Maybe you mean to ask,
Does the point $(2,1)$ fall on the line parametrized by $a(x),b(x)$ or $c(x)$ if any?
$$ a(x) = (2,1)=(1,x) \ \ \Rightarrow \ \ 2=1, 1=x $$
$$ b(x) = (2,1)=(x,1) \ \ \Rightarrow \ \ 2=x, 1=1 $$
$$ c(x) = (2,1)=(x,2x) \ \ \Rightarrow \ \ 2=x, 1=2x $$
Obviously $2=1$ is hard to solve, the equation for $b(x)$ shows $b(2)=(2,1)$ and the equation for $c(x)$ gives $x=2$ and $x=1/2$ which is a contradiction. Only $b$ contains $(2,1)$ in its image.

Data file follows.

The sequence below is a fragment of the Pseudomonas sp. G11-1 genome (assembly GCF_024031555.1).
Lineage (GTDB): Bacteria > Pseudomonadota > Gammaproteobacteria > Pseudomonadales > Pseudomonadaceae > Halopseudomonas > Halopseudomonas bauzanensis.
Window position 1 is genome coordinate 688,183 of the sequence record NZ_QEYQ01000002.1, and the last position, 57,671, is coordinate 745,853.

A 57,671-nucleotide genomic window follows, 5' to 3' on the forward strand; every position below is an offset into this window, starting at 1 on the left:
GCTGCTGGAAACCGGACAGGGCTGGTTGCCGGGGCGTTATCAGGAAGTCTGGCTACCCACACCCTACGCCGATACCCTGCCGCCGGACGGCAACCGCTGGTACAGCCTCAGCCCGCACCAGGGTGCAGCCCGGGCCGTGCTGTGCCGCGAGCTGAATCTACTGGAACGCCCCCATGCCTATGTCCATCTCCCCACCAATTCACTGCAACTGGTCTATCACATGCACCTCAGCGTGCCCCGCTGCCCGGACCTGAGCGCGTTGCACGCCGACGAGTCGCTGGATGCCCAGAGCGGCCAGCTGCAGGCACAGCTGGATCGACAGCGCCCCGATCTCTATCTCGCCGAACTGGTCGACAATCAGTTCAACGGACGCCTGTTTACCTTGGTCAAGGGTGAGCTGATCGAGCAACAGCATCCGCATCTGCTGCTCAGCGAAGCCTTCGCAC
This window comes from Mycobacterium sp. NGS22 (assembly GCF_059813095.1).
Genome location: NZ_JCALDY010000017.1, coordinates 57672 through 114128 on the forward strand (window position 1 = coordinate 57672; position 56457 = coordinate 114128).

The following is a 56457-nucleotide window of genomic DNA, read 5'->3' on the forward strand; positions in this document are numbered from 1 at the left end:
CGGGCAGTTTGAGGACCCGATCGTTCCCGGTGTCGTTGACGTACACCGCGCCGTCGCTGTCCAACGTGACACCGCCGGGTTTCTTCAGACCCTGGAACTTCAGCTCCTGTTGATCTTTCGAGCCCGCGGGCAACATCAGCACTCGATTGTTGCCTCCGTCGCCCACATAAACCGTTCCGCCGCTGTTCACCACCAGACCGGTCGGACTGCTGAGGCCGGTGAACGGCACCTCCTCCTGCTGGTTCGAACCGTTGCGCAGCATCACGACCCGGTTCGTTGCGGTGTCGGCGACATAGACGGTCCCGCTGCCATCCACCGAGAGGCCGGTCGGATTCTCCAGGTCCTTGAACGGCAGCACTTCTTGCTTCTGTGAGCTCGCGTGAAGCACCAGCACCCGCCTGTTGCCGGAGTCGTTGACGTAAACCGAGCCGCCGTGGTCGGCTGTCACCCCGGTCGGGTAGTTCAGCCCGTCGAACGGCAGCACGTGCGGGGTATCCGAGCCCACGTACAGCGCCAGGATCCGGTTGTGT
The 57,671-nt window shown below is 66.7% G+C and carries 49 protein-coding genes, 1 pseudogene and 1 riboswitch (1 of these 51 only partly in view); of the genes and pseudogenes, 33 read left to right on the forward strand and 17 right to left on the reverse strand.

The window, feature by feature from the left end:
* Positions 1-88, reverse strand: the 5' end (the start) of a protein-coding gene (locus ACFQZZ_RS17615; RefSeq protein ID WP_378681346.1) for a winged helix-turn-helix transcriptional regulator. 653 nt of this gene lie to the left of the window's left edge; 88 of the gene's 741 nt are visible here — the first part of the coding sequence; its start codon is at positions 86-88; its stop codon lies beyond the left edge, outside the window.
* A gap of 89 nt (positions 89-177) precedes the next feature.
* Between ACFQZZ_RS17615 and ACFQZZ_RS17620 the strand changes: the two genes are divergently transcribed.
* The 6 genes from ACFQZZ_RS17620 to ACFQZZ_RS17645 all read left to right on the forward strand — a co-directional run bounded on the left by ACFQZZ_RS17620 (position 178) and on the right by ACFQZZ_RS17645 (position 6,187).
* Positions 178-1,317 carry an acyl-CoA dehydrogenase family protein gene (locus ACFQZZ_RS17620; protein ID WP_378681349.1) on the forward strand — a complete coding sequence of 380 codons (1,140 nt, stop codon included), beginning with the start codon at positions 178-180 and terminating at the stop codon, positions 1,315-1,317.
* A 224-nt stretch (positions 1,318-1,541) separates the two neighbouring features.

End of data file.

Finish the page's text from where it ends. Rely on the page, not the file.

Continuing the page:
Following Bill's suggestion: you could find $c_1,c_2,c_3$ such that
$$ (2,1) = c_1(1,x)+c_2(x,1)+c_3(x,2x) $$
This equation has to hold for all $x$ if $(2,1)$ is in the span of $a,b,c$ as vector-valued functions.